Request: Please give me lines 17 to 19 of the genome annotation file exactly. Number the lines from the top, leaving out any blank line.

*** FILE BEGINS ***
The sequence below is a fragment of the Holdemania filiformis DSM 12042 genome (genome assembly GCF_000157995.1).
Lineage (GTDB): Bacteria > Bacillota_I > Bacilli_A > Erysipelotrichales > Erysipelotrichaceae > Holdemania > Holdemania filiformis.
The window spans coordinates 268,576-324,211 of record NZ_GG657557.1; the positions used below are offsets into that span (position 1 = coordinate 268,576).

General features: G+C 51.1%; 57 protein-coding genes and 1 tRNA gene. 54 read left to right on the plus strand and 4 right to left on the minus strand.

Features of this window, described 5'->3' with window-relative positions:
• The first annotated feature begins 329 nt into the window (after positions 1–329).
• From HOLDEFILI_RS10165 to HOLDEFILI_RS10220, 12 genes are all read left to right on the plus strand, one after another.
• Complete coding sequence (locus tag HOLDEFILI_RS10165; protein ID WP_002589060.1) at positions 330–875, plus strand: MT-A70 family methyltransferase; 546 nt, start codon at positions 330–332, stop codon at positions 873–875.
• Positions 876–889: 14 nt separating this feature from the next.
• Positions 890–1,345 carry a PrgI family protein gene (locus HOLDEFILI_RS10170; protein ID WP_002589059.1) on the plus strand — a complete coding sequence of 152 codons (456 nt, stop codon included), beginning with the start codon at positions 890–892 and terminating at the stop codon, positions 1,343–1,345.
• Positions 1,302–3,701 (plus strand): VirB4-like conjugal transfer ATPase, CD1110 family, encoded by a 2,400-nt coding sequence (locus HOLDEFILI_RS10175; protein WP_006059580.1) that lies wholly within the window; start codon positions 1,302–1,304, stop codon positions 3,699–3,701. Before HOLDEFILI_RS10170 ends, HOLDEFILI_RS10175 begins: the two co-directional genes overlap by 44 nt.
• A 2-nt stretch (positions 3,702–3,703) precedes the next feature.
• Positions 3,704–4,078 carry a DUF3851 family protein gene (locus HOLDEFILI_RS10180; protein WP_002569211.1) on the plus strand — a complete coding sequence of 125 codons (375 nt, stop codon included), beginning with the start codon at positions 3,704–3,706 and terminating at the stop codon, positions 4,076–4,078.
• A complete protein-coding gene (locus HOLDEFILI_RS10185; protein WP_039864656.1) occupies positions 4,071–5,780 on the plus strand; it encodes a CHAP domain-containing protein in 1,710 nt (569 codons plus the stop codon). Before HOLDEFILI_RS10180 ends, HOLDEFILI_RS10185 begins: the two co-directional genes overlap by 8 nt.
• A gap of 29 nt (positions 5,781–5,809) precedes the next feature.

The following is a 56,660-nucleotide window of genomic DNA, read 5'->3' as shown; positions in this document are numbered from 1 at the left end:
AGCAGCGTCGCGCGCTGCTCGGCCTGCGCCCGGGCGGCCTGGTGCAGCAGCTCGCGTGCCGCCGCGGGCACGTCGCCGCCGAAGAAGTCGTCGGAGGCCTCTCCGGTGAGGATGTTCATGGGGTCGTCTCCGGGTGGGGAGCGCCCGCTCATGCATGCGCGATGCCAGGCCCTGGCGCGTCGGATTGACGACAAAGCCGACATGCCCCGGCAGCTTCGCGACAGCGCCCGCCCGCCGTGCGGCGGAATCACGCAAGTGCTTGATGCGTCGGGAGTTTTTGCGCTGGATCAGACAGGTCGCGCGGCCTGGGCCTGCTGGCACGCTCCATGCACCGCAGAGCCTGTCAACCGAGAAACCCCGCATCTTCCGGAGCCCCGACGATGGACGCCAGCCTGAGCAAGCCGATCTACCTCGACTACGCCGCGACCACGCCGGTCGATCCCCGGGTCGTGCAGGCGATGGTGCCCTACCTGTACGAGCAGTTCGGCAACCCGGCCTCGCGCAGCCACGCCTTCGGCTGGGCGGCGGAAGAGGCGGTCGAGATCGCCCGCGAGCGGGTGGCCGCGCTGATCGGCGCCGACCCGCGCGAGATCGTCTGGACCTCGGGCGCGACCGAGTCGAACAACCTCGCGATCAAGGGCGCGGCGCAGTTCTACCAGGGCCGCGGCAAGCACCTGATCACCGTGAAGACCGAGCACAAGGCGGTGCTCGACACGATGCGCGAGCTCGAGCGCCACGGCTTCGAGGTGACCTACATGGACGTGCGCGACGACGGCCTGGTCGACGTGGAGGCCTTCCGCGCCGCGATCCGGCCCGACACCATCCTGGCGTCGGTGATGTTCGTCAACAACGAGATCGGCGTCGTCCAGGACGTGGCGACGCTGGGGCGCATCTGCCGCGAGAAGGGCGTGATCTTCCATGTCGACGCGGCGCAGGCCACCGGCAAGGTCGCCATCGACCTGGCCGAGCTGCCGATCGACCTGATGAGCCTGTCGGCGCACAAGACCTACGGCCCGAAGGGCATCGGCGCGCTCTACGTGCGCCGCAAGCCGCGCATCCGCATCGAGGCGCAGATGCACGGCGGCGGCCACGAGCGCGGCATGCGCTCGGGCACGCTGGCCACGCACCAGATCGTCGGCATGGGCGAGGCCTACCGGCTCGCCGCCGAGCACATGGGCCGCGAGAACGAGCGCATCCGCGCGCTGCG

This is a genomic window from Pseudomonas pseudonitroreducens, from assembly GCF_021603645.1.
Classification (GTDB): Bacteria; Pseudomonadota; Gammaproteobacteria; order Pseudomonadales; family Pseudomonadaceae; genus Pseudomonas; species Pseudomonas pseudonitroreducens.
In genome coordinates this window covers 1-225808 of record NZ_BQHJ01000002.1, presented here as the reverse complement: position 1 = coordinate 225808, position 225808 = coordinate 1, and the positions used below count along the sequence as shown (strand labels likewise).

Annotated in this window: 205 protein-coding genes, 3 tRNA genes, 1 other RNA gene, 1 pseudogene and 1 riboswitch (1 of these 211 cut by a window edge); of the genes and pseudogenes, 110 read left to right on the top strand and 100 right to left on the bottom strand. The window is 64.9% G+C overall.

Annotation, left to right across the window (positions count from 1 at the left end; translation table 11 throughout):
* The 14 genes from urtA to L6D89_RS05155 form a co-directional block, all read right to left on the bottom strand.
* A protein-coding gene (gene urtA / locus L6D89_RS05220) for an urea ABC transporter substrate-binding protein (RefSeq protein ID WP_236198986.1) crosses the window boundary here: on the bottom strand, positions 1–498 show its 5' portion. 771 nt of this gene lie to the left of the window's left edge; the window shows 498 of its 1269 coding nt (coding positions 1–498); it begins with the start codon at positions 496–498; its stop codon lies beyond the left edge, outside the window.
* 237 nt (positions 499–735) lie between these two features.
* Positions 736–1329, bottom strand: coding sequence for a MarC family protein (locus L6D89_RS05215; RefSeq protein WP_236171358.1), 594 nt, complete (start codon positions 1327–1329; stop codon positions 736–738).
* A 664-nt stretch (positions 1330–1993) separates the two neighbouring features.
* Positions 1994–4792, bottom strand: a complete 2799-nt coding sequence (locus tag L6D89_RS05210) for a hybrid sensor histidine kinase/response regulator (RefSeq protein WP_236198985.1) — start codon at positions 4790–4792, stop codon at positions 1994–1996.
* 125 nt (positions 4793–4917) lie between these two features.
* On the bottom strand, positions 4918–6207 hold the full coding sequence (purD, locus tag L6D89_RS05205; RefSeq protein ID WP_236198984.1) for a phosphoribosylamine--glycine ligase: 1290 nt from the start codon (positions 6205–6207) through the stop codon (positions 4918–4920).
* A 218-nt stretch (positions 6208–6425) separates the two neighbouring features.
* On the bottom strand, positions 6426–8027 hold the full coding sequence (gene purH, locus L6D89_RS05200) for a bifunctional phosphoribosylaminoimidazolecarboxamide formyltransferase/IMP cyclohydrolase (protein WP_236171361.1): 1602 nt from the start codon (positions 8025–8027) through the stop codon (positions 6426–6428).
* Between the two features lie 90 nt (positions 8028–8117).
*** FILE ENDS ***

AGCAGCGTCGCGCGCTGCTCGGCCTGCGCCCGGGCGGCCTGGTGCAGCAGCTCGCGTGCCGCCGCGGGCACGTCGCCGCCGAAGAAGTCGTCGGAGGCCTCTCCGGTGAGGATGTTCATGGGGTCGTCTCCGGGTGGGGAGCGCCCGCTCATGCATGCGCGATGCCAGGCCCTGGCGCGTCGGATTGACGACAAAGCCGACATGCCCCGGCAGCTTCGCGACAGCGCCCGCCCGCCGTGCGGCGGAATCACGCAAGTGCTTGATGCGTCGGGAGTTTTTGCGCTGGATCAGACAGGTCGCGCGGCCTGGGCCTGCTGGCACGCTCCATGCACCGCAGAGCCTGTCAACCGAGAAACCCCGCATCTTCCGGAGCCCCGACGATGGACGCCAGCCTGAGCAAGCCGATCTACCTCGACTACGCCGCGACCACGCCGGTCGATCCCCGGGTCGTGCAGGCGATGGTGCCCTACCTGTACGAGCAGTTCGGCAACCCGGCCTCGCGCAGCCACGCCTTCGGCTGGGCGGCGGAAGAGGCGGTCGAGATCGCCCGCGAGCGGGTGGCCGCGCTGATCGGCGCCGACCCGCGCGAGATCGTCTGGACCTCGGGCGCGACCGAGTCGAACAACCTCGCGATCAAGGGCGCGGCGCAGTTCTACCAGGGCCGCGGCAAGCACCTGATCACCGTGAAGACCGAGCACAAGGCGGTGCTCGACACGATGCGCGAGCTCGAGCGCCACGGCTTCGAGGTGACCTACATGGACGTGCGCGACGACGGCCTGGTCGACGTGGAGGCCTTCCGCGCCGCGATCCGGCCCGACACCATCCTGGCGTCGGTGATGTTCGTCAACAACGAGATCGGCGTCGTCCAGGACGTGGCGACGCTGGGGCGCATCTGCCGCGAGAAGGGCGTGATCTTCCATGTCGACGCGGCGCAGGCCACCGGCAAGGTCGCCATCGACCTGGCCGAGCTGCCGATCGACCTGATGAGCCTGTCGGCGCACAAGACCTACGGCCCGAAGGGCATCGGCGCGCTCTACGTGCGCCGCAAGCCGCGCATCCGCATCGAGGCGCAGATGCACGGCGGCGGCCACGAGCGCGGCATGCGCTCGGGCACGCTGGCCACGCACCAGATCGTCGGCATGGGCGAGGCCTACCGGCTCGCCGCCGAGCACATGGGCCGCGAGAACGAGCGCATCCGCGCGCTGCG

This is a genomic window from Pseudomonas pseudonitroreducens, from assembly GCF_021603645.1.
Classification (GTDB): Bacteria; Pseudomonadota; Gammaproteobacteria; order Pseudomonadales; family Pseudomonadaceae; genus Pseudomonas; species Pseudomonas pseudonitroreducens.